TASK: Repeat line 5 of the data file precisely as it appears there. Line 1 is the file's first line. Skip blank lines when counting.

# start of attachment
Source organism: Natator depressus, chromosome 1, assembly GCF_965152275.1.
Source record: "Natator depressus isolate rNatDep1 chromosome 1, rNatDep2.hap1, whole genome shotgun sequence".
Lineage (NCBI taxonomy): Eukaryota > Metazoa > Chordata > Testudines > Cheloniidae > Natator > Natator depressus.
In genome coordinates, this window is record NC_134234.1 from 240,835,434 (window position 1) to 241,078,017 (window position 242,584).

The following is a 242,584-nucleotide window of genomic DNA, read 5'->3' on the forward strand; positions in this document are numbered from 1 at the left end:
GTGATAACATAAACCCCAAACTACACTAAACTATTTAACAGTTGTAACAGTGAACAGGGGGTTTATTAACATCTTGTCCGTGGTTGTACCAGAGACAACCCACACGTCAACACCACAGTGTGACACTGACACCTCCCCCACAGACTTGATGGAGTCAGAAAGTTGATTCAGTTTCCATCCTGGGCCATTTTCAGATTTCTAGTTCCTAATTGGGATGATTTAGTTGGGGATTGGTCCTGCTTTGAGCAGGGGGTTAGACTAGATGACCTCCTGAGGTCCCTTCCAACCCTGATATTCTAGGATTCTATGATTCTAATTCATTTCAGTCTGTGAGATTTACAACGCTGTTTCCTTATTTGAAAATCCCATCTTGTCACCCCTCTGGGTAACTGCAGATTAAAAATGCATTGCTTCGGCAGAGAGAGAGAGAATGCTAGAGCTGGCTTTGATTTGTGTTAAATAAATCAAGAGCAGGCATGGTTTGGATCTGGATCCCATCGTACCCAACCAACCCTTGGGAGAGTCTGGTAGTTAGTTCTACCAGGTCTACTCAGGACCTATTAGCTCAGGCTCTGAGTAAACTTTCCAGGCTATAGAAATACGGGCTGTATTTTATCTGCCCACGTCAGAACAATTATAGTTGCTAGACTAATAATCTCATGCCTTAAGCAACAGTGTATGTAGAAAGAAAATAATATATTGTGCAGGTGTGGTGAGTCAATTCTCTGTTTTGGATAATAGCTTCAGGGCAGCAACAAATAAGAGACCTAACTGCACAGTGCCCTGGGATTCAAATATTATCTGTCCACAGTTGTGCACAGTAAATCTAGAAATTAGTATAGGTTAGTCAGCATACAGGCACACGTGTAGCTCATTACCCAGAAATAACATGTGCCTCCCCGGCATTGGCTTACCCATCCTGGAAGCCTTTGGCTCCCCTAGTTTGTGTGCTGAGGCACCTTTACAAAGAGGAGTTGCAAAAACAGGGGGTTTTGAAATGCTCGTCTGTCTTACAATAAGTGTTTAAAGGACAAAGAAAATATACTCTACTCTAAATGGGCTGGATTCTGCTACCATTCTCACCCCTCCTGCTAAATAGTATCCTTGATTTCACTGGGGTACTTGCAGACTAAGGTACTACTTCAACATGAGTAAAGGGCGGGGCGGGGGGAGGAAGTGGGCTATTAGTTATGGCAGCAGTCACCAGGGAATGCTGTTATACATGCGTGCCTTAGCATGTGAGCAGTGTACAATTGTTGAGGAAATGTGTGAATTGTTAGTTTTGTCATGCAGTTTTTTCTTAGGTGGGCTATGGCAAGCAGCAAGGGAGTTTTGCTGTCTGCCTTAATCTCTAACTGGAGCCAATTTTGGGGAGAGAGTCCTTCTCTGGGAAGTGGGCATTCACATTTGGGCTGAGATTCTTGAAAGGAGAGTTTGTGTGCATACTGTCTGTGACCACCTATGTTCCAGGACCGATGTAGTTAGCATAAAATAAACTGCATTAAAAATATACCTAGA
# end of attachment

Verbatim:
The following is a 242,584-nucleotide window of genomic DNA, read 5'->3' on the forward strand; positions in this document are numbered from 1 at the left end: